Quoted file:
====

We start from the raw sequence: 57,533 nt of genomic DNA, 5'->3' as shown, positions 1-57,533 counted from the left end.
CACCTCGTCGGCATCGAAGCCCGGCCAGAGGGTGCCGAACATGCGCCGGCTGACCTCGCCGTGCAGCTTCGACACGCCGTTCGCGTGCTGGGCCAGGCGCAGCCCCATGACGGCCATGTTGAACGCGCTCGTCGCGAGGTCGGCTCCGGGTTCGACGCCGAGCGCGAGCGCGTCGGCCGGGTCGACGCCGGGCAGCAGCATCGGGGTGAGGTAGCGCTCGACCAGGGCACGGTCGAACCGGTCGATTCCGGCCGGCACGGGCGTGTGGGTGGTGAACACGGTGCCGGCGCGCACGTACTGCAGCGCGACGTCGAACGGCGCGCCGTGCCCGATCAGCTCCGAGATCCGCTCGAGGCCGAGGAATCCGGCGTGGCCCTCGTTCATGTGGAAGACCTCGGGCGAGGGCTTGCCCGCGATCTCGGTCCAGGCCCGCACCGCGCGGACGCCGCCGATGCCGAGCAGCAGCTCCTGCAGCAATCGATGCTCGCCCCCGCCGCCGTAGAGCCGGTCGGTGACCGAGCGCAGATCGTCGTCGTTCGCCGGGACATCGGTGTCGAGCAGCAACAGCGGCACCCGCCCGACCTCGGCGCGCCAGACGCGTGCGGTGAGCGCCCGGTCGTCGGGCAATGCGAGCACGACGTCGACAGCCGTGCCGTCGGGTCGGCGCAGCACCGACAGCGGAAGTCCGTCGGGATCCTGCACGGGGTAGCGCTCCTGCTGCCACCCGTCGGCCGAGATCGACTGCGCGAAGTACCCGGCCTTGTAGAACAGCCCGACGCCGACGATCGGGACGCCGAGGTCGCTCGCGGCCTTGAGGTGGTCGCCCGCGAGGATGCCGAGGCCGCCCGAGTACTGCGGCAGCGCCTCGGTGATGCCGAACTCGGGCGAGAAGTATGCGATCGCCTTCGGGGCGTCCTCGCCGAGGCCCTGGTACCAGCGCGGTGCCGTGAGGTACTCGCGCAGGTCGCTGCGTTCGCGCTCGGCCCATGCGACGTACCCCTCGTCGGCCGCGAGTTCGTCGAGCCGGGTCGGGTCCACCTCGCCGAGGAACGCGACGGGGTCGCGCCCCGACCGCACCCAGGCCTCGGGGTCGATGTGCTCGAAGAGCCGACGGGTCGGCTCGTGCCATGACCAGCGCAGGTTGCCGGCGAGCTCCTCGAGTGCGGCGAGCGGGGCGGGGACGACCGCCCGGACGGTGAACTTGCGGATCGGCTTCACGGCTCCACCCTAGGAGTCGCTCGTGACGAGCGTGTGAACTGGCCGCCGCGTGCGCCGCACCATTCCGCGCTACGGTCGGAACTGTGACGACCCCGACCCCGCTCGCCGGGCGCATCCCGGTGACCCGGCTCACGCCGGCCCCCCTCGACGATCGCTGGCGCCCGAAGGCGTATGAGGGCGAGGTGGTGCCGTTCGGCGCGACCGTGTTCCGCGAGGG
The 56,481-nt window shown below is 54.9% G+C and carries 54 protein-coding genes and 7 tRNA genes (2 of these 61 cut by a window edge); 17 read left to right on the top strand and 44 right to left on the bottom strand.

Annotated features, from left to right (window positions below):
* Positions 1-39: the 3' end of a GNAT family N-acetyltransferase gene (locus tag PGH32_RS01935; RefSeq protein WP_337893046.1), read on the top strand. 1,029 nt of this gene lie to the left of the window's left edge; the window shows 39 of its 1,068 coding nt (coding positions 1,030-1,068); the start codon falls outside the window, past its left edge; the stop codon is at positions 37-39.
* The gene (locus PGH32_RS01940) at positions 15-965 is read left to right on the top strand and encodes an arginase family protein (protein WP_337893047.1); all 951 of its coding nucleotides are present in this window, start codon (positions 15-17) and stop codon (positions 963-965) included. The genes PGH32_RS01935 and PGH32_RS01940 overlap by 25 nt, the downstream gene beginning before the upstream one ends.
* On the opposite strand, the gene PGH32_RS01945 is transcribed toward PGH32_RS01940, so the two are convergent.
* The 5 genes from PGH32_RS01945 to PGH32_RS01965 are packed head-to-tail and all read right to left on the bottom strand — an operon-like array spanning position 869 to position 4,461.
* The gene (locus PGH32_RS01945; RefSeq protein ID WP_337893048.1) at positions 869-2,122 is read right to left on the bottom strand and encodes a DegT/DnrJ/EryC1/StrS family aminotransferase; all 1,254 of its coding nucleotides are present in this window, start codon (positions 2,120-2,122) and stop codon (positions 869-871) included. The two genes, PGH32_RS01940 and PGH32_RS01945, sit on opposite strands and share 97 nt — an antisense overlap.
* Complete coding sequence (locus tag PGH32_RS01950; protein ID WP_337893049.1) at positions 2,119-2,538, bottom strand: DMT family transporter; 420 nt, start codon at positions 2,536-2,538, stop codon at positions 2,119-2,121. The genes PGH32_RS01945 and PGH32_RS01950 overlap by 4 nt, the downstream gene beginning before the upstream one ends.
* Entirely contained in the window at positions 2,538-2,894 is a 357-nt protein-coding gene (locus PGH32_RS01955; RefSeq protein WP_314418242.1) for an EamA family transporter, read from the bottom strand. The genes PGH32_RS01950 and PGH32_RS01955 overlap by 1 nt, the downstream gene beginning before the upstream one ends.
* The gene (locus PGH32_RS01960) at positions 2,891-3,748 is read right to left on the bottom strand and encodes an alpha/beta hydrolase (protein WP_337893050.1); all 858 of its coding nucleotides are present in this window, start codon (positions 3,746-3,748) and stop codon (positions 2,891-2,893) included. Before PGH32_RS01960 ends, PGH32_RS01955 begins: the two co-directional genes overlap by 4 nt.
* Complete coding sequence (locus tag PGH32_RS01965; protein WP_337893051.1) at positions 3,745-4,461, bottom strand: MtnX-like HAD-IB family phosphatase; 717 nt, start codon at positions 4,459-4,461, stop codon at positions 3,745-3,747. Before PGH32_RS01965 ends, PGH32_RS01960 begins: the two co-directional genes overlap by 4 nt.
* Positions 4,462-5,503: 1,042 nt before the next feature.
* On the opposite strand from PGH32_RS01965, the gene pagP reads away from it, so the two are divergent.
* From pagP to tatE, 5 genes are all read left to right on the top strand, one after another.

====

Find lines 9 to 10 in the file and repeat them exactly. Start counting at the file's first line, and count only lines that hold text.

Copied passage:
* The gene (locus PGH32_RS01945; RefSeq protein ID WP_337893048.1) at positions 869-2,122 is read right to left on the bottom strand and encodes a DegT/DnrJ/EryC1/StrS family aminotransferase; all 1,254 of its coding nucleotides are present in this window, start codon (positions 2,120-2,122) and stop codon (positions 869-871) included. The two genes, PGH32_RS01940 and PGH32_RS01945, sit on opposite strands and share 97 nt — an antisense overlap.
* Complete coding sequence (locus tag PGH32_RS01950; protein ID WP_337893049.1) at positions 2,119-2,538, bottom strand: DMT family transporter; 420 nt, start codon at positions 2,536-2,538, stop codon at positions 2,119-2,121. The genes PGH32_RS01945 and PGH32_RS01950 overlap by 4 nt, the downstream gene beginning before the upstream one ends.